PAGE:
initval; k=1.5; c=0.6; g = 0.2; tauc = 0; taui = 0; tauk = 0; end; steady; // put this in if you want to start from the initial // steady state, comment it out to start from the indicated values

13

endval; // The following values determine the new steady state // after the shocks. k=1.5; c=0.4; g =.4; tauc =0; taui =0; tauk =0; end;

steady; // We use steady again and the enval provided are initial // guesses for Dynare to compute the ss.

// The following lines produce a g sequence with a once and for all jump in g shocks // we use shocks to undo that for the first 9 periods and leave g at // it’s initial value of 0.2

var g; periods 1:9; values 0.2; end;

// now solve the model

simul(periods=100);

// Note: y_ records the simulated endogenous variables in alphabetical order // ys0_ records the initial steady state // ys_ records the terminal steady state // check that these line up at the end points y_(:,1) -ys0_(:) y_(:,102) - ys_(:)

// Compute the initial steady state for consumption to later do the plots. co=ys0_(var_index(’c’)); ko = ys0_(var_index(’k’)); // g is in ex_(:,1) since it is stored in alphabetical order go = ex_(1,1)

// The following equation compute the other endogenous variables use in the // plots below. Since they are function of capital and consumption, so we can // compute them from the solved model above.

// These equations were taken from page 333 of RMT2

rbig0=1/bet;

rbig=y_(var_index(’c’),2:101).^(-gam)./(bet*y_(var_index(’c’),3:102).^(-gam));

rq0=alpha*A*ko^(alpha-1);

rq=alpha*A*y_(var_index(’k’),1:100).^(alpha-1);

wq0=A*ko^alpha-ko*alpha*A*ko^(alpha-1);

wq=A*y_(var_index(’k’),1:100).^alpha-y_(var_index(’k’),1:100).*alpha*A.*

y_(var_index(’k’),1:100).^(alpha-1);

sq0=(1-ex_(1,4))*A*alpha*ko^(alpha-1)+(1-del);

sq=(1-ex_(1:100,4)’)*A*alpha.*y_(var_index(’k’),1:100).^(alpha-1)+(1-del);

//Now we plot the responses of the endogenous variables to the shock.

figure subplot(2,3,1) plot([ko*ones(100,1) y_(var_index(’k’),1:100)’ ]) // note the timing: we lag capital to correct for syntax title(’k’) subplot(2,3,2) plot([co*ones(100,1) y_(var_index(’c’),2:101)’ ]) title(’c’) subplot(2,3,3) plot([rbig0*ones(100,1) rbig’ ]) title(’R’) subplot(2,3,4) plot([wq0*ones(100,1) wq’ ]) title(’w/q’) subplot(2,3,5) plot([sq0*ones(100,1) sq’ ]) title(’s/q’) subplot(2,3,6) plot([rq0*ones(100,1) rq’ ]) title(’r/q’)

14

 

k

c

R

2.2

0.65

1.07

 
    1.06
 
    1.06

1.06

    1.06

0.6

2

1.05

0.55

1.04

1.8

0.5

1.03

1.6

1.02

0.45

1.01

1.4

0.4

1

 

0

50

100

0

50

100

0

50

100

 

w/q

s/q

r/q

0.86

1.07

0.26

0.84

0.84 1.06 0.25

1.06

0.84 1.06 0.25

0.25

0.84 1.06 0.25

1.05

0.24

0.82

1.04

0.23

0.8

1.03

1.02

0.22

0.78

1.01

0.21

0.76

1

0.2

 

0 50

100

0 50

100

0 50

100

Figure 6: A permanent increase of g (Figure 11.3.1).

The following figure shows the path of the endogenous variables along the transition to the new steady state. Next we show the other transition experiments and only the pa rts of the code that need to be changed for each experiment.

4.3.2 A permanent increase in τ c (Figure 11.3.2).

A permanent increase of τ c at t=10 of 20 per cent. (Figure 11.3.2)

initval;

k=1.5;

c=0.6;

g = 0.2;

tauc = 0;

taui = 0; tauk = 0;

end;

steady;

endval;

k=1.5;

c=0.6;

g = 0.2;

tauc =0.2;

taui =0;

tauk =0;

end;

15

1.5

1.45

1.4

1.35

1.3

0.77

0.765

0.76

0.755

0.75

0.745

0.74

0.735

k

0.67 0.66 0.65 0.64 0.63 0.62 0.61 0.6 0 50 100 w/q 1.075 1.07 1.065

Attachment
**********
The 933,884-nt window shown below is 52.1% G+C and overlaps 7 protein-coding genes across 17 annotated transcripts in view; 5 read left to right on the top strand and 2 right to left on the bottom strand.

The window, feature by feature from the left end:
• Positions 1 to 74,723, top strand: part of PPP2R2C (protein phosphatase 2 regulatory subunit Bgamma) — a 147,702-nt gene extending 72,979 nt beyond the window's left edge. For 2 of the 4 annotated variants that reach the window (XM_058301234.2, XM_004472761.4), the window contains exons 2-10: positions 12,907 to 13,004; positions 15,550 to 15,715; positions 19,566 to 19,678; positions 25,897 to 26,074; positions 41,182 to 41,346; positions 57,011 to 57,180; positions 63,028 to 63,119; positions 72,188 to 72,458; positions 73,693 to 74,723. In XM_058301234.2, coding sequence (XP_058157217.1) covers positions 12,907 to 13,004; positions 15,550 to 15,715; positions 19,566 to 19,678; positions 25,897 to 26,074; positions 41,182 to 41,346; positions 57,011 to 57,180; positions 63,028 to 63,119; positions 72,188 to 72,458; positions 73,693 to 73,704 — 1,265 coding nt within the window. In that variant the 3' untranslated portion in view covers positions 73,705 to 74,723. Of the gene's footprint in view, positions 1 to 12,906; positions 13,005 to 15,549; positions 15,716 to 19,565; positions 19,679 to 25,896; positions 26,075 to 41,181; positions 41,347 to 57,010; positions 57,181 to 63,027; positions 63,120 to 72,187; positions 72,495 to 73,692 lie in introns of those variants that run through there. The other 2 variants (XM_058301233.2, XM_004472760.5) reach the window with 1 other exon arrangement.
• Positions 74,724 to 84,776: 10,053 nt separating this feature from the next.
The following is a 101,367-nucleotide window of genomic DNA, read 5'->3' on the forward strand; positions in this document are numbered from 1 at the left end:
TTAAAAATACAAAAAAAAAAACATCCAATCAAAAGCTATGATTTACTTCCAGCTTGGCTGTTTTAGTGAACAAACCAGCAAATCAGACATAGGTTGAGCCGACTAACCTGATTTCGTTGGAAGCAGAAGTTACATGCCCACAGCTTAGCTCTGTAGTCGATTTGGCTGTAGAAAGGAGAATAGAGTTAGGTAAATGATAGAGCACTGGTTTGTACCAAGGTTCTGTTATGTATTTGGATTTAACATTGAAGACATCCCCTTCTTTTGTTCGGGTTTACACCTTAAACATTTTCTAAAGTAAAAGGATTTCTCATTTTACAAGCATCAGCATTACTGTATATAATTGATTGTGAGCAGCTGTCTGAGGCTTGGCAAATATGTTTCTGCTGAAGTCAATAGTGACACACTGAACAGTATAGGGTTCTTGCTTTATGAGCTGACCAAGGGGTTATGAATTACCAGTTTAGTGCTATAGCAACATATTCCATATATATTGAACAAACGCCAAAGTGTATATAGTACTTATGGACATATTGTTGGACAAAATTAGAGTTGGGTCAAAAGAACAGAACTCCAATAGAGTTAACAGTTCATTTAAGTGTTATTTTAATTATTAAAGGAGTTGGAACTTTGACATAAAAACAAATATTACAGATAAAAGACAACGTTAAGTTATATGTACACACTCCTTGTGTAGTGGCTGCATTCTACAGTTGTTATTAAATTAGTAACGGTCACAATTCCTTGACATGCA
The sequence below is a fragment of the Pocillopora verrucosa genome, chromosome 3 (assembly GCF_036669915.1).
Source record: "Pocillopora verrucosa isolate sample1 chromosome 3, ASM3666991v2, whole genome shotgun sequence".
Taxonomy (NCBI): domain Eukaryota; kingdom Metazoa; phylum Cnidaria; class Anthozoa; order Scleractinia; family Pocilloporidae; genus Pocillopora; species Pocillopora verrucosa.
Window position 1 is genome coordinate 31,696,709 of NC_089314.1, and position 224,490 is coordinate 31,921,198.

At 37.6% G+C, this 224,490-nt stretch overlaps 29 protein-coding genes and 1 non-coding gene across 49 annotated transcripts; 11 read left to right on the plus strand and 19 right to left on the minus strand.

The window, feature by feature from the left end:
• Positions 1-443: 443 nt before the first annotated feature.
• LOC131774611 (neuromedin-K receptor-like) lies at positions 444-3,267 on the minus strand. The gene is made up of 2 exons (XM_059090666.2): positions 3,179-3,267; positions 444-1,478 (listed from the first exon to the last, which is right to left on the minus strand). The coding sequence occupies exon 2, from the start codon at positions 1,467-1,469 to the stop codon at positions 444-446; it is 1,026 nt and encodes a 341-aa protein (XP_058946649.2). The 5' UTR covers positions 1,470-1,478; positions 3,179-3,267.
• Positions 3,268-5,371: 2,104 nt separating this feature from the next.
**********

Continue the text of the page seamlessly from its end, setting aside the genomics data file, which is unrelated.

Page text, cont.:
0.67
0.66
0.65
0.64
0.63
0.62
0.61
0.6
0
50
100
w/q
1.075
1.07
1.065
1.06
1.055
1.05
0 50
100

c

R

 

1.1

1.05

1.05

1.05

1

0.95

0.9

0.85

0

50

100

0

50

100

s/q

r/q

 

0.28

0.275

0.275

0.275

0.27

0.265

0.26

0.255

0.25

0 50

100

0 50

100

Figure 7: A permanent increase of τ c (Figure 11.3.2).

steady;

shocks;

var tauc;

periods 1:9;

values 0;

end;

4.3.3

A permanent increase in τ i (Figure 11.5.1).

A permanent increase of τ i at t=10 of 20 percent. (Figure 11.5.1)

initval;

k=1.5;

c=0.6;

g = 0.2; tauc = 0; taui = 0; tauk = 0; end; steady;

endval;

k=1.5;

c=0.6;

16

g =0.2;

2.1

2

1.9

1.8

1.7

1.6

1.5

1.4

0.86

0.84

0.82

0.8

0.78

0.76

 

k

c

R

 

0.66

1.2

  1.15
 
  1.15

1.15

  1.15

0.64

1.1

0.62

1.05

0.6

1

0.95

0.58

0.9

0.85

0

50

100

0

50

100

0

50

100

w/q

s/q

r/q

 

1.07

0.26

1.06 0.25

1.06

1.06 0.25

0.25

1.06 0.25

1.05

0.24

1.04

0.23

1.03

1.02

0.22

1.01

0.21

 

1

0.2

0 50

100

0 50

100

0 50

100

Figure 8: A permanent increase of τ i (Figure 11.5.1).

tauc =0;

taui =0.20;

tauk =0;

end;

steady;

shocks;

var taui;

periods 1:9;

values 0;

end;

4.3.4

A permanent increase in τ k (Figure 11.5.2).

A permanent increase of τ k at t=10 of 20 percent. (Figure 11.5.2)

initval;

k=1.5;

c=0.6;

g = 0.2;

tauc = 0; taui = 0; tauk = 0;

end;

steady;

17

 

k

c

R

1.5

0.68

1.08

1.4

1.4    
 
1.4    
 
1.4    

0.66

1.06

1.3

0.64

1.04

1.2

0.62

1.02

1.1

1

0.6

1

 

0

50

100

0

50

100

0

50

100

 

w/q

s/q

r/q

0.78

1.09

0.32

 
  1.08 0.31

1.08

  1.08 0.31

0.31

  1.08 0.31

0.76

1.07

0.3

0.74

1.06

0.29

0.72

1.05

0.28

1.04

0.27

0.7

1.03

0.26

0.68

1.02

0.25

 

0 50

100

0 50

100

0 50

100

Figure 9: A permanent increase of τ k (Figure 11.5.2).

endval;

k=1.5;

c=0.6;

g =0.2;

tauc =0;

taui =0;

tauk = 0.2;

end;

steady;

shocks;

var tauk;

periods 1:9;

values 0;

end;

4.3.5

One time increase in g (Figure 11.7.1).

A one time pulse of g at t=10 of 0.2. (Figure 11.7.1)

initval;

k=1.5;

c=0.6;

g = 0.2;

tauc = 0;

18

k

1.6

0.65

 
  0.645

0.645

1.55

0.64

1.5

0.635

0.63

1.45

0.625

1.4

0.62

 

0

50

100

 

w/q

0.78

1.065

 
  1.06

1.06

0.77

1.055

0.76

1.05

0.75

1.045

0.74

1.04

0 50

100

c

R

 

1.065

1.06

1.06

1.06

1.055

1.05

1.045

1.04

0

50

100

0

50

100

s/q

r/q

 

0.27

0.265

0.265

0.265

0.26

0.255

0.25